Thanks to this award-winning movie his artistic poetry . The first “André the Giant Has Posse” was created by Fairey during a sticker campaign at the Rhode Island School of Design (RISD). This was a new kind of propaganda, and this campaign later evolved into "Obey Giant", which has grown via an international network of collaborators replicating Fairey's original designs. The aim of the project was to inspire curiosity and cause people to question their relationship with their surroundings. As a big music fan and insider of the underground culture, among his first important jobs we see a series of “anti-war/anti Bush” posters for a Shepard Fairey street art campaign called "Be the Revolution”; on a box set for DJ Shadow with T-shirts, stickers, prints, and a mix CD; in 2005, Fairey contributed the artwork for the posters, cover art, and graphics for “Walk The Line” the Johnny Cash biopic and for punk bands such as Mission of Burma, The Smashing Pumpkins, and Led Zeppelin.was circulated around 70 festivals and international museums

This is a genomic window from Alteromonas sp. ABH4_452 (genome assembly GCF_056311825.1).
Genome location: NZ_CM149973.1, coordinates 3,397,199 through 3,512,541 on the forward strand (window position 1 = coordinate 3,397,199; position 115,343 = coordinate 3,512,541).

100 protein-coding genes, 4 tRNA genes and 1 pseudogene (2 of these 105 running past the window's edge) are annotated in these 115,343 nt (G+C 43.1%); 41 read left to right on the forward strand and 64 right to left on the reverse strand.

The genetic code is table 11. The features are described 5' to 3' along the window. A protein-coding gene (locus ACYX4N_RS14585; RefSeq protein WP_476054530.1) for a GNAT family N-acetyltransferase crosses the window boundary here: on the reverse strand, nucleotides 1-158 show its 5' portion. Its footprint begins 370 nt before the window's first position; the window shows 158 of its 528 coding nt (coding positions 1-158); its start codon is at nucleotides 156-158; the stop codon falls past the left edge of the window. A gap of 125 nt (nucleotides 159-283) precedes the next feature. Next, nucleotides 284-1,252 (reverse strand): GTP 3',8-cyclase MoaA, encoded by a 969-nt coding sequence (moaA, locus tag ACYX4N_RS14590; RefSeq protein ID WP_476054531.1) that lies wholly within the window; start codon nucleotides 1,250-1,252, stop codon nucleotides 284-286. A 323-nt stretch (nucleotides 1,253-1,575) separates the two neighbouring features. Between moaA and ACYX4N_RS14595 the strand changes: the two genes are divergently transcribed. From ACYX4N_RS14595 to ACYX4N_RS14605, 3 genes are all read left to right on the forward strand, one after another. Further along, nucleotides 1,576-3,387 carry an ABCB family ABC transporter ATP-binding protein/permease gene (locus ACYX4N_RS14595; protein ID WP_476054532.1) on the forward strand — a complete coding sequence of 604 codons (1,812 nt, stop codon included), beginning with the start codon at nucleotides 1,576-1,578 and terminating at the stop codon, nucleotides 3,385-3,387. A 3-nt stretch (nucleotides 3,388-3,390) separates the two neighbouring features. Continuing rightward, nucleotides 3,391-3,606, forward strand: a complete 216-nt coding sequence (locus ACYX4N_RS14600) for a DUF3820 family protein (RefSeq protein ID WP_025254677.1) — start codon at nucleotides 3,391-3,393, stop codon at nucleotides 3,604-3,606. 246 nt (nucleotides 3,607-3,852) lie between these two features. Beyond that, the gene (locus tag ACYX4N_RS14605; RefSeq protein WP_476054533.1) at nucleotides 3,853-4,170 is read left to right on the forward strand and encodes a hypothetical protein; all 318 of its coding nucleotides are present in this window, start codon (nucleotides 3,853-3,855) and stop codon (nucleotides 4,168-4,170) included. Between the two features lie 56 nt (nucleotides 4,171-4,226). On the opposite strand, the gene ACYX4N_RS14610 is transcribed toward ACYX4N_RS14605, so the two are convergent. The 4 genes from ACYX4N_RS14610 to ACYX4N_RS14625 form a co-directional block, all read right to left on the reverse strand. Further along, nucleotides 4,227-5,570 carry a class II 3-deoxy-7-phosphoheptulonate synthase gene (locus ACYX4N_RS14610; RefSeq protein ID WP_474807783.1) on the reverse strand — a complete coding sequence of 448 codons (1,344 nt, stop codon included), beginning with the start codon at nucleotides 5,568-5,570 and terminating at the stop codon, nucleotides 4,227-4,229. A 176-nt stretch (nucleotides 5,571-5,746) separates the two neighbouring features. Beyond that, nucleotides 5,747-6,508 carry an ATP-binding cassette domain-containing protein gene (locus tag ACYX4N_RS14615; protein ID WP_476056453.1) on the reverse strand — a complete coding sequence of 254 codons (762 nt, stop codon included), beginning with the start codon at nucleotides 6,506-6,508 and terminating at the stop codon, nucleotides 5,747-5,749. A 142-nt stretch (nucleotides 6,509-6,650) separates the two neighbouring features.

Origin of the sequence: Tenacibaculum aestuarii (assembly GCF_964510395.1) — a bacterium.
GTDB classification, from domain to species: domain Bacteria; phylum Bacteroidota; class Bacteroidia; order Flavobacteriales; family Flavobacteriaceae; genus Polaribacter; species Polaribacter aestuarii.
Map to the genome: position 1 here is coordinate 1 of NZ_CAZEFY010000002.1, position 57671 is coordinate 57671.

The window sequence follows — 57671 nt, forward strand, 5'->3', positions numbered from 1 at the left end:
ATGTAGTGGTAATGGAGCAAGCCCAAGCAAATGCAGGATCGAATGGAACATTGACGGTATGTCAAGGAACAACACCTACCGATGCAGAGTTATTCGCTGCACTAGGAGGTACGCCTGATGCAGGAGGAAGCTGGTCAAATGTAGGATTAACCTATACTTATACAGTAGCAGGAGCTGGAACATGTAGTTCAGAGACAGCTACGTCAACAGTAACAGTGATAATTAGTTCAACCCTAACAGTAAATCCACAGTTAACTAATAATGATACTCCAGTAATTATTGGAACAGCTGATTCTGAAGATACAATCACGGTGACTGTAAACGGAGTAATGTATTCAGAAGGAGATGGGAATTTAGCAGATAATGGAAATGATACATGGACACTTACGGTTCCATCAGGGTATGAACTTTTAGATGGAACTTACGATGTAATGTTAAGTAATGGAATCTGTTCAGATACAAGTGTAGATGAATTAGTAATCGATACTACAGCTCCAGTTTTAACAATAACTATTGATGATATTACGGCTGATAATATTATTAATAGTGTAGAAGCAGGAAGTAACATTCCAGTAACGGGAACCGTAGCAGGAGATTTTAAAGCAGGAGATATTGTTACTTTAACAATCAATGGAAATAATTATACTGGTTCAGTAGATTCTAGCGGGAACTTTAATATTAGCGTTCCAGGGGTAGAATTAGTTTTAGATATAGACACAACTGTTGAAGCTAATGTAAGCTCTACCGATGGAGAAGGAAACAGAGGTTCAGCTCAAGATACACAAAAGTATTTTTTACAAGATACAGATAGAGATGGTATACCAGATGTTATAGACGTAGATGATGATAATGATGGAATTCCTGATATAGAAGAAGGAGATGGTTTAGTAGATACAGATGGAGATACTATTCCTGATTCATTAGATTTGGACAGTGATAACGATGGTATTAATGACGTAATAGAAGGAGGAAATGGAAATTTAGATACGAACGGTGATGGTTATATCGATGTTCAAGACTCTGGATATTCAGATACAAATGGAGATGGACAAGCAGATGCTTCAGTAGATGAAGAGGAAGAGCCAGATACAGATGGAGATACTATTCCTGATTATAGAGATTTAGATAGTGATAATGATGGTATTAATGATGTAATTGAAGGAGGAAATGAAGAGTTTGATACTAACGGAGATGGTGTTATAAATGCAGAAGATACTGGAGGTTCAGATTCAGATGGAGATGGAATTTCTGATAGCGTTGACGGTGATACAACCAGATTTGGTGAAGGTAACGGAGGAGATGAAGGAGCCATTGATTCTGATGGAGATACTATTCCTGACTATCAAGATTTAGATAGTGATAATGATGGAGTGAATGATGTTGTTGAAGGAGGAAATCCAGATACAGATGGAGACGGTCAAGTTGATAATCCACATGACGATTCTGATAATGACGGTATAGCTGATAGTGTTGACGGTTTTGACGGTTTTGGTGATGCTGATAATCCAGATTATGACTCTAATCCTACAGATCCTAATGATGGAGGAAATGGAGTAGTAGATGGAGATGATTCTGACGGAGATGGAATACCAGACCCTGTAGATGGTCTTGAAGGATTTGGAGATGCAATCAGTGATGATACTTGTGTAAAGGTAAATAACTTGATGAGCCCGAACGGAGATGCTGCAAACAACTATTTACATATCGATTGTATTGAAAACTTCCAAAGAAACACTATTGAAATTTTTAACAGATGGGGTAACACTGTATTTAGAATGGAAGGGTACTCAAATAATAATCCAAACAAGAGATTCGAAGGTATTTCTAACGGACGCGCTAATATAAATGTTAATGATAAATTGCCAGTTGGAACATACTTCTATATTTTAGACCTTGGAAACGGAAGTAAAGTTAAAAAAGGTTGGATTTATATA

Toward the Success...